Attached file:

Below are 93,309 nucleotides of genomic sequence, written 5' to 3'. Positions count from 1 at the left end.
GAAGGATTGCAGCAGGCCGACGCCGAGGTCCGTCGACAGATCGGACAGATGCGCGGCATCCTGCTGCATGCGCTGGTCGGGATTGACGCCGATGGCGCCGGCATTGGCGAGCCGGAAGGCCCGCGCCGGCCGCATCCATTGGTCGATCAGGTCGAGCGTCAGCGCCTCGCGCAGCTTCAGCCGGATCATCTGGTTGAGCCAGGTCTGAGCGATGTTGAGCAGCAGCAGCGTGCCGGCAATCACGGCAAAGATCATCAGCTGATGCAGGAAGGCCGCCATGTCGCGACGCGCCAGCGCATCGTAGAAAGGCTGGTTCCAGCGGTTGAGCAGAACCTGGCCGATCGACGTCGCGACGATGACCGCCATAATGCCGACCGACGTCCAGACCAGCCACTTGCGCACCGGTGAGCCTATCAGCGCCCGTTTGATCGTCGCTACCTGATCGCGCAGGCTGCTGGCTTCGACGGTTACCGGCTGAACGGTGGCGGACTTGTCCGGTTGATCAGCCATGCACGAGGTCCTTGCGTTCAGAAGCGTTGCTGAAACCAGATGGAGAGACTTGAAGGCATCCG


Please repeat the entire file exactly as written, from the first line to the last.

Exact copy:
Below are 93,309 nucleotides of genomic sequence, written 5' to 3'. Positions count from 1 at the left end.
GAAGGATTGCAGCAGGCCGACGCCGAGGTCCGTCGACAGATCGGACAGATGCGCGGCATCCTGCTGCATGCGCTGGTCGGGATTGACGCCGATGGCGCCGGCATTGGCGAGCCGGAAGGCCCGCGCCGGCCGCATCCATTGGTCGATCAGGTCGAGCGTCAGCGCCTCGCGCAGCTTCAGCCGGATCATCTGGTTGAGCCAGGTCTGAGCGATGTTGAGCAGCAGCAGCGTGCCGGCAATCACGGCAAAGATCATCAGCTGATGCAGGAAGGCCGCCATGTCGCGACGCGCCAGCGCATCGTAGAAAGGCTGGTTCCAGCGGTTGAGCAGAACCTGGCCGATCGACGTCGCGACGATGACCGCCATAATGCCGACCGACGTCCAGACCAGCCACTTGCGCACCGGTGAGCCTATCAGCGCCCGTTTGATCGTCGCTACCTGATCGCGCAGGCTGCTGGCTTCGACGGTTACCGGCTGAACGGTGGCGGACTTGTCCGGTTGATCAGCCATGCACGAGGTCCTTGCGTTCAGAAGCGTTGCTGAAACCAGATGGAGAGACTTGAAGGCATCCG